The latest health care hotness from Republicans is the Cruz Amendment. Official text hasn’t been released yet, but the basic idea is simple: it would allow states to reduce the essential benefits guaranteed by Obamacare as long as every insurer offered at least one plan that covered everything. It’s worth making clear exactly what this would accomplish.
Let’s use an extreme example to make it easy to see. Suppose an insurer offers two policies:
- Policy A doesn’t cover cancer or pregnancy or heart attacks or diabetes or prescription drugs that cost more than $100 per month.
- Policy B covers everything.
What happens? Nearly everyone who’s pretty healthy buys Policy A, because it’s much cheaper. Everyone who’s pregnant or over 50 or already sick has to buy Policy B, which would be astronomically expensive. And that’s the end of our example. Pretty simple, isn’t it?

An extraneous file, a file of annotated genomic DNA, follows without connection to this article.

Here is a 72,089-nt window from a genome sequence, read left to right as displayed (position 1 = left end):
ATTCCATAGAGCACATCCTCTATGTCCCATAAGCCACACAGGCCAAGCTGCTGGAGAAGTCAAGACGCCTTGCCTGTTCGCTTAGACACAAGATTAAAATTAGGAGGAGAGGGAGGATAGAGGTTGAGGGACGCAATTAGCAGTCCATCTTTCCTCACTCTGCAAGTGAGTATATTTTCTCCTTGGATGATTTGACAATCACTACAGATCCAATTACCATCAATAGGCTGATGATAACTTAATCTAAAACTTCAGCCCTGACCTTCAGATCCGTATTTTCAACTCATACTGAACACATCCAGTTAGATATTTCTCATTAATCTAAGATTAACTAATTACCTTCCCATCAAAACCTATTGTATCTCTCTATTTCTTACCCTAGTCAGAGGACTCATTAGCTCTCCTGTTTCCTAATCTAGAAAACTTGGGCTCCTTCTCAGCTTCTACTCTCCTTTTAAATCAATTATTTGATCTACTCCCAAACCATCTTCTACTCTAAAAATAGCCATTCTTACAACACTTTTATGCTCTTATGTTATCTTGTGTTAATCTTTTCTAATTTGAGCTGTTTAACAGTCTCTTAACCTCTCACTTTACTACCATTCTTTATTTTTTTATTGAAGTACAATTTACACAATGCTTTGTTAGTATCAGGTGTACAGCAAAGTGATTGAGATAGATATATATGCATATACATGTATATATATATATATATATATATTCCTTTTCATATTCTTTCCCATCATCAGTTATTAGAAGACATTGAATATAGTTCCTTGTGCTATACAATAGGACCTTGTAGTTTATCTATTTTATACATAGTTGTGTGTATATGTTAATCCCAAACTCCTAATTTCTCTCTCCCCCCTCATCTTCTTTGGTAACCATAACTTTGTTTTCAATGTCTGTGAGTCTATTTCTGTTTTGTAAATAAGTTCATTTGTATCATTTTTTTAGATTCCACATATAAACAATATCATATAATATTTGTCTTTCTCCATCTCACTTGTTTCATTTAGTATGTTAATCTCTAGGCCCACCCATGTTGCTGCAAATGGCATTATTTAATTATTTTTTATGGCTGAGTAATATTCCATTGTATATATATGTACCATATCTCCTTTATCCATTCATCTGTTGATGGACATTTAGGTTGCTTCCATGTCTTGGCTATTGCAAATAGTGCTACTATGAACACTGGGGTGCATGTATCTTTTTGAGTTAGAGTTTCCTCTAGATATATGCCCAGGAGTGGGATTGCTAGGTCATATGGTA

If you have a pool of people who are all, almost by definition, either old or sick with expensive illnesses, premiums for that group are going to be enormous. Maybe $10,000. Maybe $20,000. In theory, the poor could still afford this since the Senate bill includes subsidies similar to Obamacare’s, but in reality these policies would have very high deductibles, making them prohibitive even for low-income workers. In other words, without actually saying that pre-existing conditions aren’t covered, the Cruz Amendment effectively means that pre-existing conditions aren’t covered.
This is not controversial. Conservatives understand it as well as liberals do.
The Cruz Amendment is one of those things that sounds like a good “compromise” to people who care only about politics. Some senators want cheap premiums. Some senators want full coverage. The Cruz Amendment has something for everyone! But to anyone who knows or cares about health care, it’s no compromise at all. It’s just something that would make a bad plan even worse without helping much of anyone.